Theresa May is expected to name a new defence secretary after the resignation of Sir Michael Fallon on Wednesday.
He stood down saying his conduct had “fallen short” of standards, in the wake of allegations of inappropriate sexual behaviour.
BBC political editor Laura Kuenssberg said a “radical reshuffle” was not expected, but instead a “sideways move or single shuffle up”.
Scottish Tory leader Ruth Davidson said the “tone of politics had changed”.
Sir Michael is the first politician to quit following recently revealed claims of serious sexual abuse in Parliament.
He told the BBC that what had been “acceptable 15, 10 years ago is clearly not acceptable now”.
In his resignation letter, Sir Michael said a number of allegations that had surfaced about MPs, including himself, had been false, but added: “I accept that in the past I have fallen below the high standards that we require of the Armed Forces that I have the honour to represent.”
Sir Michael later told the BBC it “was right” for him to resign, adding: “Parliament now has to look at itself and the prime minister has made very clear that conduct needs to be improved and we need to protect the staff of Westminster against any particular allegations of harassment.”
When asked if he thought he should apologise, Mr Fallon said: “I think we’ve all got to look back now at the past, there are always things you regret, you would have done differently.”
Mrs May said she appreciated the “serious manner” in which Sir Michael had considered his Cabinet role and paid tribute to “a long and impressive ministerial career”.
Laura Kuenssberg said that sources close to him do not believe he is “some kind of predator”, but that he had not felt that he would be able to account for every encounter in his long ministerial career.
She said there was already a “fragile balance” in Cabinet and that the prime minister would be wary when naming Sir Michael’s successor.
It was not just about appointing a figurehead for the military, she added, but with big issues like Brexit on the table, the appointment would be about “keeping the political peace.”
On Tuesday, a spokesman for Sir Michael confirmed that he was once rebuked by a journalist, Julia Hartley-Brewer, for putting his hand on her knee during a dinner in 2002.
Ms Hartley-Brewer, a former political editor of the Sunday Express and regular political commentator, told BBC Radio 4’s The World Tonight: “If he has gone because he touched my knee 15 years ago, that is genuinely the most absurd reason for anyone to have lost their job in the history of the universe, so I hope it is not because of that.”
The BBC understands fresh claims about his behaviour were raised on Wednesday, but Downing Street refused to comment.
Profile: Michael Fallon
Sir Michael Fallon had an interrupted parliamentary career that spanned four decades and two constituencies.
In March 1983, he lost the Darlington by-election to Labour’s Oswald O’Brien, only to win it 77 days later after Margaret Thatcher called a general election.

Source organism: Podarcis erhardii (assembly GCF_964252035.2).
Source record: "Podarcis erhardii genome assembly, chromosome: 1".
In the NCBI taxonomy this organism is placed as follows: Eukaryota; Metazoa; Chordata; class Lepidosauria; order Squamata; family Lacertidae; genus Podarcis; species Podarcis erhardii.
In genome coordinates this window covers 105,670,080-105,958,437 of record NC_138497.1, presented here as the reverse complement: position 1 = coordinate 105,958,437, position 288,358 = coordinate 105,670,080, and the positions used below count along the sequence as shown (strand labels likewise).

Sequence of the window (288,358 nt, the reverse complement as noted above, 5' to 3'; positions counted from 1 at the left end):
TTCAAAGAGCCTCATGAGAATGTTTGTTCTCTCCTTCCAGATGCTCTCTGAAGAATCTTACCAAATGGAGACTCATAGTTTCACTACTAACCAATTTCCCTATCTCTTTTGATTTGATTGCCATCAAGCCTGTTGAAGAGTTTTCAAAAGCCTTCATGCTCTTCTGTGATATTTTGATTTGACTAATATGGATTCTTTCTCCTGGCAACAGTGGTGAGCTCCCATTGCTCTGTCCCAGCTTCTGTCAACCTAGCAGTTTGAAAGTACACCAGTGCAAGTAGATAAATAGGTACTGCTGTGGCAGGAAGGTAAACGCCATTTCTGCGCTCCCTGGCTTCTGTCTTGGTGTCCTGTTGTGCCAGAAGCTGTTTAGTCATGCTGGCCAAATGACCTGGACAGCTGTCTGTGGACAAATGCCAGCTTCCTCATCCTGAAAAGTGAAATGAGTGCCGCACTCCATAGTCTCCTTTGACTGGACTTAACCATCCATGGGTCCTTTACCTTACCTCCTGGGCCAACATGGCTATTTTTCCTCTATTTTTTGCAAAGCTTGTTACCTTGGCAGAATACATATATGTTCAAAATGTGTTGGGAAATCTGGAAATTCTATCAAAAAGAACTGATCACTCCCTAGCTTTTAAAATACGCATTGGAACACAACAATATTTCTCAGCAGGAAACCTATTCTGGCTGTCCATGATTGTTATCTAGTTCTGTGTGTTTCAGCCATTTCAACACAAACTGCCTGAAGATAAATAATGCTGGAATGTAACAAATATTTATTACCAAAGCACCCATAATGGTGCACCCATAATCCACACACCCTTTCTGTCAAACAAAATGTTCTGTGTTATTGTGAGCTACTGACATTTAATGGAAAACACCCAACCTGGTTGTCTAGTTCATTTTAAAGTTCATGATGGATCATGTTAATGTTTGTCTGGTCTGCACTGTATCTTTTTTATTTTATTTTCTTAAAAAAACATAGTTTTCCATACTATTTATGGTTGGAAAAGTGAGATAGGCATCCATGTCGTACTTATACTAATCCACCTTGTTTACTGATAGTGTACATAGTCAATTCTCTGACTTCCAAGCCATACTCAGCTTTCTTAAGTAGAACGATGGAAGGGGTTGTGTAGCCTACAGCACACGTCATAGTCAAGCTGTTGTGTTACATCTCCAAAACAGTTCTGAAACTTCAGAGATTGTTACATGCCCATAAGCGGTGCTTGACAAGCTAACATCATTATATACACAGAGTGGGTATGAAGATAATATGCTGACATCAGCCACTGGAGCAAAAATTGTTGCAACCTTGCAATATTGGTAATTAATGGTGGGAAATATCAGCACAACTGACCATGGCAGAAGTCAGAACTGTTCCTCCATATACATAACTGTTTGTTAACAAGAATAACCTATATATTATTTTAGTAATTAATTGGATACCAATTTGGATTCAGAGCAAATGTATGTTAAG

But in 1992 his career in government stalled, after he lost his Darlington seat to Labour’s Alan Milburn in the General Election.
He returned to Westminster in 1997 after being selected as the Conservative candidate for Sevenoaks when MP Mark Wolfson retired.
During the coalition government he was appointed minister for business and enterprise, and then minister for energy.
He was then appointed minister for Portsmouth in 2014 by David Cameron – a post which was created after the loss of jobs in the local shipyard at arms manufacturer BAE Systems.
In the same year he succeeded Philip Hammond as defence secretary.
Labour MP Jess Phillips said recent allegations made against MPs were a cross-party issue, but said Sir Michael’s resignation made her feel that action was being taken.
She added: “I am not interested in scalps, I am interested in cultural change, in parliament and in our political parties, to make it safer and a better environment for women.”
Speaking at an event on Wednesday, Scottish Tory leader Ms Davidson said it was time to “clear the stables” in light of recent allegations, but said there was a need for some “pretty big shovels” to do it with.
‘Code of conduct’
Following a range of recent allegations, including claims of a lack of support for those making complaints, Mrs May has written to party leaders calling for the “serious, swift, cross-party response this issue demands”.
Labour, meanwhile, has launched an independent investigation into an activist’s claim that she was discouraged by a party official from reporting an alleged rape at a party event in 2011.
Conservative MP Bernard Jenkin told BBC Radio 4’s Today programme that there needed to be a new code of conduct in the House of Commons which “talks about the values we believe in and sets out in a coherent way the principles by which we expect MPs to conduct themselves.”
He added: “There is no discussion in Parliament about how we support the positive values that we want public life to reflect.”